The German government is doing what needs be done to stop the plague of far-right Neo Nazi violence. Will it be enough to stomp out this scourge?
Deutsche Welle 10.30.2019
After the deadly attack on a synagogue and killing of a politician, the German government has set out its new measures to tackle far-right extremist violence. Opposition politicians say the plans are long overdue.
What’s included in the new measures?
– According to the package, online service providers such as Facebook, YouTube and Twitter will be obliged to report hate speech to German authorities, and also pass on the IP address of the conspicuous user. Until now, such social media giants have only been required to delete hate speech within a certain time period.
– Gun laws will be tightened, with each request for a weapons permit to be checked by the BfV.
– Existing prevention programs that aim to tackle right-wing extremism, anti-Semitism, racism and enmity towards any targeted group will be developed and financing “maintained at a high level.”
– While local politicians will be afforded the same special protection against defamation and slander as state and federal politicians, attacks against paramedics and emergency medical professionals will be treated in the same way as resistance against enforcement officers. Legal changes will also make it easier for people threatened by far-right extremist violence to block access to their private email address.
Tightening of gun laws, more protection for political figures at all levels and an obligation to report online criminal content for social media networks such as Facebook, Youtube and Twitter: those were just some of the measures announced by the German government on Wednesday as part of a new strategy which aims to combat far-right extremism and hate speech on the internet.
For more than a year, Germany’s Interior and Justice Ministries have wrangled over the new bill, but recent far-right extremist violence in Germany resulted in the German Cabinet upping the tempo and hashing out a new packet months earlier than planned.
In June, pro-refugee regional official Walter Lübcke was gunned down at his home in central Germany by a right-wing extremist. Just three weeks ago, a heavily armed man killed two people after trying and failing to carry out a mass shooting in the local synagogue in the eastern city of Halle.
Investigations into the suspect of the Halle attack have found that 27-year-old Stephan B. had often visited websites which circulated anti-Semitic conspiracy theories.
‘Actions, not just words’
Opposition demanding more
Already on Wednesday, opposition politicians were voicing their skepticism over how the obligation to report hate would be implemented. Konstantin von Notz, a Green Party politician who serves as the party’s internet policy spokesperson, told Deutschlandfunk radio that the online “big players” have so far been dealt with “very mildly,” adding that financial penalties for not reporting and deleting hate speech should be in the “high tens and hundreds of millions.”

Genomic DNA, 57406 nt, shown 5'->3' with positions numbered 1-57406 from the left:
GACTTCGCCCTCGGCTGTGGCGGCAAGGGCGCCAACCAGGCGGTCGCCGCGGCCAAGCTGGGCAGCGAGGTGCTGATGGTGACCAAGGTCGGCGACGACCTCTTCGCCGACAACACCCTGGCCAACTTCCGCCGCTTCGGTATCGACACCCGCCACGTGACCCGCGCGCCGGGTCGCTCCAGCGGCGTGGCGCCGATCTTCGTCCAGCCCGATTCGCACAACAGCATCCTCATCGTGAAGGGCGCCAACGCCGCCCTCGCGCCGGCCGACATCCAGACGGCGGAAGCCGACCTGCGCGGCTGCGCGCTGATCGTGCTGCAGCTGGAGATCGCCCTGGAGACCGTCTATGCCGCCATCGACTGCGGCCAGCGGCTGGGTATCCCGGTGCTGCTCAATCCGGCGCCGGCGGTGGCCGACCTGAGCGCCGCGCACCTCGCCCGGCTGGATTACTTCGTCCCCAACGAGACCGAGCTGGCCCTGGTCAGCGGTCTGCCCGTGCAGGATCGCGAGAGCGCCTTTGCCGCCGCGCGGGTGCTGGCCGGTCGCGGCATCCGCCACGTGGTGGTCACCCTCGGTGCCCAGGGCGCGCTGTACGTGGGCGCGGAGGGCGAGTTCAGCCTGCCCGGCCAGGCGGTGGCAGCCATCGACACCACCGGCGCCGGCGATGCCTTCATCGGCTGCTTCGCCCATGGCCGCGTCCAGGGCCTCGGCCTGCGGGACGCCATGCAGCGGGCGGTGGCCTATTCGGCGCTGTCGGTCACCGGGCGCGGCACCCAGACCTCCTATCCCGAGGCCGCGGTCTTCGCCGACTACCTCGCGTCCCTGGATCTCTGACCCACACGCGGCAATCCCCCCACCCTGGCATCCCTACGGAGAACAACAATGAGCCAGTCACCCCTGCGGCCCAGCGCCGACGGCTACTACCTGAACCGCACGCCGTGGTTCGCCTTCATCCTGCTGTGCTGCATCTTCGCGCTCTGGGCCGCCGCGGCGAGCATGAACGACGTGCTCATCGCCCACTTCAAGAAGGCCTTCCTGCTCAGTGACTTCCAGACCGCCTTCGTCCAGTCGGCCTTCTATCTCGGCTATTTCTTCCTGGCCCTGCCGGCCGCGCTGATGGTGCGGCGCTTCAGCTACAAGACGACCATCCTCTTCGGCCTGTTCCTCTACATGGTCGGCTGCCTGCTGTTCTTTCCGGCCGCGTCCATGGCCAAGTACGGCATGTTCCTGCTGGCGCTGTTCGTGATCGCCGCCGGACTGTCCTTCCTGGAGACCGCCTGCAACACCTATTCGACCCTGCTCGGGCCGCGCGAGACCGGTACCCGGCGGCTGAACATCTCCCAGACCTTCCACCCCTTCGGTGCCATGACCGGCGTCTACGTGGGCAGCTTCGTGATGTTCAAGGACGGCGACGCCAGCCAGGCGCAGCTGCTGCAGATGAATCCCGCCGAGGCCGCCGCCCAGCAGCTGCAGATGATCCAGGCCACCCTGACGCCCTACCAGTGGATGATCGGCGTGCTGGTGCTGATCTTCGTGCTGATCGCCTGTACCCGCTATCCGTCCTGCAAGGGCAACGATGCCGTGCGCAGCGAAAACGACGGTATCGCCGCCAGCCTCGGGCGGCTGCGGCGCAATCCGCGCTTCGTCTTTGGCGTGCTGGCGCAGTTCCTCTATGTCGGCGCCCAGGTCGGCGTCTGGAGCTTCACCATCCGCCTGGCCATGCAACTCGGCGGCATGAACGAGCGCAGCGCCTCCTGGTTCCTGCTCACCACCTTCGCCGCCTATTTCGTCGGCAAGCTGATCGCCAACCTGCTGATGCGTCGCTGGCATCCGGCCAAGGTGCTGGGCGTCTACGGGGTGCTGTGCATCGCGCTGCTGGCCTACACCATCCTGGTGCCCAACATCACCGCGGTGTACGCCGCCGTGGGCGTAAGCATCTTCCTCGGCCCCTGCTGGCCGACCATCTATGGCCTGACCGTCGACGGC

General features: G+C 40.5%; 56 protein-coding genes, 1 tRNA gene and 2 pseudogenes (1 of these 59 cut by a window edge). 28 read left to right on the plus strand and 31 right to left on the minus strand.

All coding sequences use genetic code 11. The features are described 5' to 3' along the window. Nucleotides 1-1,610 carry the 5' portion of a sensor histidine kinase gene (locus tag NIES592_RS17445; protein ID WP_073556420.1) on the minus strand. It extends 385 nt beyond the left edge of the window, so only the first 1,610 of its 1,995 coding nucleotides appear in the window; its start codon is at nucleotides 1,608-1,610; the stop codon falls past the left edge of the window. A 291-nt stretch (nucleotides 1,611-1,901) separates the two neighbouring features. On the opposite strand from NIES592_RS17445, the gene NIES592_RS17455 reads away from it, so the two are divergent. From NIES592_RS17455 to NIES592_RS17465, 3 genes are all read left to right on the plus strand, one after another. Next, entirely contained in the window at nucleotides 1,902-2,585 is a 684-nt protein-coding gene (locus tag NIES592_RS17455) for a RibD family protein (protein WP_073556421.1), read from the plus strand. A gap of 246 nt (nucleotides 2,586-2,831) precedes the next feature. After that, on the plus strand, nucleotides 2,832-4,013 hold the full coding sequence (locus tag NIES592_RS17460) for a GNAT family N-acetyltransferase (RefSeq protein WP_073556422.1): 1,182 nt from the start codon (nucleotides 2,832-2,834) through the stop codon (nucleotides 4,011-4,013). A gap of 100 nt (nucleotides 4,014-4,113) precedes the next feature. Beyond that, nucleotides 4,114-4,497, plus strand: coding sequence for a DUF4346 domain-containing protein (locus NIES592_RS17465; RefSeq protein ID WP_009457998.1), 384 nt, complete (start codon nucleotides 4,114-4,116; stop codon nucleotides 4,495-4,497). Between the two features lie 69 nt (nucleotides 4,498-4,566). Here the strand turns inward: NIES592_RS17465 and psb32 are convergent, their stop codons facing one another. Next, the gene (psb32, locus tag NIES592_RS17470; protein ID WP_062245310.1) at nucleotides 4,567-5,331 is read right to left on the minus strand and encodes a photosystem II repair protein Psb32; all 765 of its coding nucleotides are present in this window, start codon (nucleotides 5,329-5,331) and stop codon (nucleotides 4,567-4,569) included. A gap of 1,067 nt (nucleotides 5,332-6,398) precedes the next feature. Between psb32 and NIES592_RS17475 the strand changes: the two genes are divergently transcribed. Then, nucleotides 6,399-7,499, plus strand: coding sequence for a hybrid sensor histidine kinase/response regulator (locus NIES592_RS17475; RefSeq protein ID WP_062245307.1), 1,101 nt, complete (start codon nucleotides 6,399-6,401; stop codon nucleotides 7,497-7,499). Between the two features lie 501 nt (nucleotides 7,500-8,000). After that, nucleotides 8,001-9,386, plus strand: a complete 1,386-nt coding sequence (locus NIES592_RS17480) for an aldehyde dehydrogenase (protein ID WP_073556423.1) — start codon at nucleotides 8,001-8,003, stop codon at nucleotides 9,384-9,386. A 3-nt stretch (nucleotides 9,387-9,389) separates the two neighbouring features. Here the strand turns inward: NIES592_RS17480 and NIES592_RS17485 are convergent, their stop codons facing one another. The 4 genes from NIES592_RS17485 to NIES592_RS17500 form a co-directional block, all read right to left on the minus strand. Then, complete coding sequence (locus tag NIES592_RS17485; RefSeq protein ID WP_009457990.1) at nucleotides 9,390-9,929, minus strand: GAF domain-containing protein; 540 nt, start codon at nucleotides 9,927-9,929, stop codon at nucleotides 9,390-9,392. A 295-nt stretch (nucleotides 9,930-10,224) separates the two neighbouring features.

“Otherwise you won’t be able to hold these companies to account…This is the only lever you can use to deal with corporations that follow an economic, stock company logic,” von Notz said, adding that the measures were “long overdue.”
After the terrorist attack in Halle, it was important that the “government’s words were followed by actions,” German Interior Minister Horst Seehofer (CSU) said on Wednesday.
Similarly, Justice Minister Christine Lambrecht (SPD) said the German government “is confronting right-wing extremism and anti-Semitism by all means enabled by of the rule of law.”
“What the disinhibition and unleashing of hatred in the net can lead to was shown again in the terrible attack on the Jewish community in Halle,” she added.
Several new measures are included in the new package which will see Germany’s domestic intelligence agency, the BfV, taking on a more prominent role in the monitoring and prosecution of hate online.
The business-friendly Free Democrats (FDP) also expressed doubts about the effectiveness of the new measures. “Obligating sites to disclose information will not effectively combat hate crime,” said FDP politican Benjamin Strasser.
Meanwhile, Germany’s Data Protection Commission said it will be observing the developments closely as Wednesday’s proposals move toward becoming law.
“At this point it’s too early to say whether this is good or bad,” commission spokesperson Dirk Hensel told DW. “But there will certainly be questions to be asked regarding the ethics of private companies deeming what counts as a conspicuous post on social media.”
Complications could also arise if a referral turns out to be a mistake, by which point private data will already have been shared between private companies and German domestic intelligence.